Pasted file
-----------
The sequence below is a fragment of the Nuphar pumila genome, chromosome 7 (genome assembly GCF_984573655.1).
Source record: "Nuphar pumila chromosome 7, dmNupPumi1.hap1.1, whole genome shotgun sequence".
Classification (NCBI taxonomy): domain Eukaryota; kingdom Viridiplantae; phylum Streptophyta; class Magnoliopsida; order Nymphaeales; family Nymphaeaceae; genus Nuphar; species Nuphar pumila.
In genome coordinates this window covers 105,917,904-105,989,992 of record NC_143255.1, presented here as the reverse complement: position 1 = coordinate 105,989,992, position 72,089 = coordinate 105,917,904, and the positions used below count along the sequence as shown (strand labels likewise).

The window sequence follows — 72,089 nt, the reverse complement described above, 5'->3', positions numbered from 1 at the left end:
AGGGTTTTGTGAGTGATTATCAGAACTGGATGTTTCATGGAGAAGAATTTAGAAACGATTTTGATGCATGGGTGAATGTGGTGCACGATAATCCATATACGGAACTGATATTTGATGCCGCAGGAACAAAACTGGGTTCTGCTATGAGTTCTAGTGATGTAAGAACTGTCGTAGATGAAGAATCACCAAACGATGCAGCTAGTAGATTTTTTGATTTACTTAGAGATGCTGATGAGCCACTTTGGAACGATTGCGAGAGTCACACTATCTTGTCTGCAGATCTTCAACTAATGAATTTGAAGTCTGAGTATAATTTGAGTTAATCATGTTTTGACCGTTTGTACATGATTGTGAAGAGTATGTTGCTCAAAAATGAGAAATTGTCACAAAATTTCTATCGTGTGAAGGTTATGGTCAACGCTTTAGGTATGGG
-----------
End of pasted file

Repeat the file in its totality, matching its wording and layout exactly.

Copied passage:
The sequence below is a fragment of the Nuphar pumila genome, chromosome 7 (genome assembly GCF_984573655.1).
Source record: "Nuphar pumila chromosome 7, dmNupPumi1.hap1.1, whole genome shotgun sequence".
Classification (NCBI taxonomy): domain Eukaryota; kingdom Viridiplantae; phylum Streptophyta; class Magnoliopsida; order Nymphaeales; family Nymphaeaceae; genus Nuphar; species Nuphar pumila.
In genome coordinates this window covers 105,917,904-105,989,992 of record NC_143255.1, presented here as the reverse complement: position 1 = coordinate 105,989,992, position 72,089 = coordinate 105,917,904, and the positions used below count along the sequence as shown (strand labels likewise).

The window sequence follows — 72,089 nt, the reverse complement described above, 5'->3', positions numbered from 1 at the left end:
AGGGTTTTGTGAGTGATTATCAGAACTGGATGTTTCATGGAGAAGAATTTAGAAACGATTTTGATGCATGGGTGAATGTGGTGCACGATAATCCATATACGGAACTGATATTTGATGCCGCAGGAACAAAACTGGGTTCTGCTATGAGTTCTAGTGATGTAAGAACTGTCGTAGATGAAGAATCACCAAACGATGCAGCTAGTAGATTTTTTGATTTACTTAGAGATGCTGATGAGCCACTTTGGAACGATTGCGAGAGTCACACTATCTTGTCTGCAGATCTTCAACTAATGAATTTGAAGTCTGAGTATAATTTGAGTTAATCATGTTTTGACCGTTTGTACATGATTGTGAAGAGTATGTTGCTCAAAAATGAGAAATTGTCACAAAATTTCTATCGTGTGAAGGTTATGGTCAACGCTTTAGGTATGGG